Application Deadline: 23:59 BST on Friday 31 July 2020
The PhD studentships provide support for research projects on Commonwealth related themes. The studentships are funded by The Round Table: The Commonwealth Journal of International Affairs and the journal’s publisher, Routledge, in association with the ACU.
Two studentships are available each year, to the maximum value of GBP 5500 each. The first is open to registered PhD students from UK universities, although not necessarily UK citizens.
The second is open to registered PhD students from ACU member universities anywhere in the Commonwealth, and to Chevening and Commonwealth Scholarship alumni who are PhD students at any Commonwealth university outside the UK.
In 2019-20, one of the two studentships available supported a PhD student to travel to the UK for their research. Due to the COVID-19 pandemic, in 2020-21, this studentship will support the successful applicant to carry out research in their home country. If restrictions then permit, it may be possible to offer a travel research award again in 2021-22.
The first studentship is open to registered PhD students from UK universities, although not necessarily UK citizens.
The second is open to registered PhD students from ACU member universities in Commonwealth counties other than the UK, and to Chevening and Commonwealth Scholarship alumni who are PhD students at any Commonwealth university outside the UK.
As part of the studentship, applicants are required to identify and work with a mentor at an ACU member university in a Commonwealth country other than their own. This should be an expert in a subject linked to the applicant’s subject of research, who will be able to provide support and advice during the studentship. Before applying, applicants are encouraged to informally approach at least one potential mentor and, if their application is successful, will then be required to obtain a letter of support from their mentor to agree to the mentorship before their studentship is confirmed.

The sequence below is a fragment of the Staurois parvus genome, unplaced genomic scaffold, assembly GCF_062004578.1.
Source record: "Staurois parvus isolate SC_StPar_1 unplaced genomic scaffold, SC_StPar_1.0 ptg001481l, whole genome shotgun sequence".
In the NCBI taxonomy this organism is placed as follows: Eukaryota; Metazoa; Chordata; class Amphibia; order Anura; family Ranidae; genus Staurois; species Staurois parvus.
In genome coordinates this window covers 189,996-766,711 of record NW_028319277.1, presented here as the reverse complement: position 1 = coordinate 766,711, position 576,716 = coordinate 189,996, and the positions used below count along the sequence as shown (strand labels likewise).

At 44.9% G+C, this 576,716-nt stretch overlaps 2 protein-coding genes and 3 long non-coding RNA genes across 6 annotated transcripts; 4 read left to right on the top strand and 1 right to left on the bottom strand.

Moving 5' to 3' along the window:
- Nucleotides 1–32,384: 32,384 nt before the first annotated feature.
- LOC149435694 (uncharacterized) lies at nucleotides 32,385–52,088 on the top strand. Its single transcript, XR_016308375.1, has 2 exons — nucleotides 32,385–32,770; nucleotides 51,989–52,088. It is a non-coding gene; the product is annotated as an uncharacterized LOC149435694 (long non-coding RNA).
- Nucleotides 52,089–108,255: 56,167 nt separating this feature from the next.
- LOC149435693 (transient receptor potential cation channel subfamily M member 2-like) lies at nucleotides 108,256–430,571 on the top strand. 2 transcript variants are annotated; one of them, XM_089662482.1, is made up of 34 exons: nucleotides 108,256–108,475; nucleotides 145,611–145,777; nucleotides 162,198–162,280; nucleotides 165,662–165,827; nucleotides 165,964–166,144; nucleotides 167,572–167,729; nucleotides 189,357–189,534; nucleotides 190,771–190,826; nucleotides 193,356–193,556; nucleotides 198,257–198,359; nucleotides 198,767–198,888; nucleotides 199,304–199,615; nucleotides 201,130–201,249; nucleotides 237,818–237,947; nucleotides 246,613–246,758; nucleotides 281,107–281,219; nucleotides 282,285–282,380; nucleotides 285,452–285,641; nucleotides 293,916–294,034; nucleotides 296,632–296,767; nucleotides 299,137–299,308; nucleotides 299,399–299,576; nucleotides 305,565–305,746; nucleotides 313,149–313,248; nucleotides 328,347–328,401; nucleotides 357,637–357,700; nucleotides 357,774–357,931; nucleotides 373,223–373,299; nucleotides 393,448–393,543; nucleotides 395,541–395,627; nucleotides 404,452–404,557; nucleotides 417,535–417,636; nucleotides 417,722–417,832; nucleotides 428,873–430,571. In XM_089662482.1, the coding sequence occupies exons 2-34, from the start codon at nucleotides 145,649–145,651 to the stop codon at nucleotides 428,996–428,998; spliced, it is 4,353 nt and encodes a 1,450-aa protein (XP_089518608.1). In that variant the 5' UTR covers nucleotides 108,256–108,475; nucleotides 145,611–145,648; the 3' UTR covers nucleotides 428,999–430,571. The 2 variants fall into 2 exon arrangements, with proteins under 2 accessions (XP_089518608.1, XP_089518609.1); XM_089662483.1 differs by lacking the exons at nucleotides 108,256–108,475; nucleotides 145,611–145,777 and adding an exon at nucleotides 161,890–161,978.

The role of the mentor
The mentor will be expected to hold a minimum of two virtual meetings with the student during the period of the studentship. They will be expected to be in contact with the student by email to share their experiences in their relevant field, provide advice around publishing, events and trends in their field, and to challenge and empower the student to consider new ways of thinking.
The mentor will also be expected to contribute to either the podcast or the article and will be paid an honorarium of GBP 500, payable at the end of the studentship. Mentors must read and abide by the mentor code of conduct guidelines.
Proposed research must either:
- relate to the Commonwealth as a whole or to any Commonwealth-wide institution or organisation, or
- have a strong Commonwealth comparative aspect, or
- be of relevance to a Commonwealth country other than the UK.
For example, a research project comparing LGBT rights in South Africa and Uganda would be eligible, as would a project on the reform of colonial-era anti-LGBT legislation in India, but a project on the role of Stonewall in advocating for LGBT rights in the UK would not.
Applications are welcome from a broad range of disciplines in the humanities and social sciences, but preference may be given to disciplines usually covered by the Round Table journal, including (but not exclusively) politics, international relations, economics, international history, geography, law, development studies, and area studies.
How to apply
Applications should be submitted by 23:59 BST on Friday 31 July via the online application form.
As part of the application, applicants should submit:
- A CV
- A studentship plan, outlining:
- The work you plan to carry out during the studentship, in non-technical language
- The likely impact of your studentship work, and how it will advance knowledge in your field and contribute to greater understanding of the Commonwealth
- The planned outcomes and outputs of the studentship
- Letters of support from referees, one academic (preferably your PhD/DPhil supervisor) and one personal
- An outline of the intended use of the funds
Successful applicants will be required to submit, no more than twelve months after the take-up of the award, an article of between 4000 and 6000 words based on their research, for consideration for publication in the Round Table journal. Successful applicants will also be required to make a podcast on their research, for publication on the journal’s website.
Deadline for applications: 23:59 BST on Friday 31 July 2020
Announcement of winners: September 2020
Take-up of awards: 1 November 2020 to July 2021
If you have a query which is not answered here, please contact alex.may[email protected]
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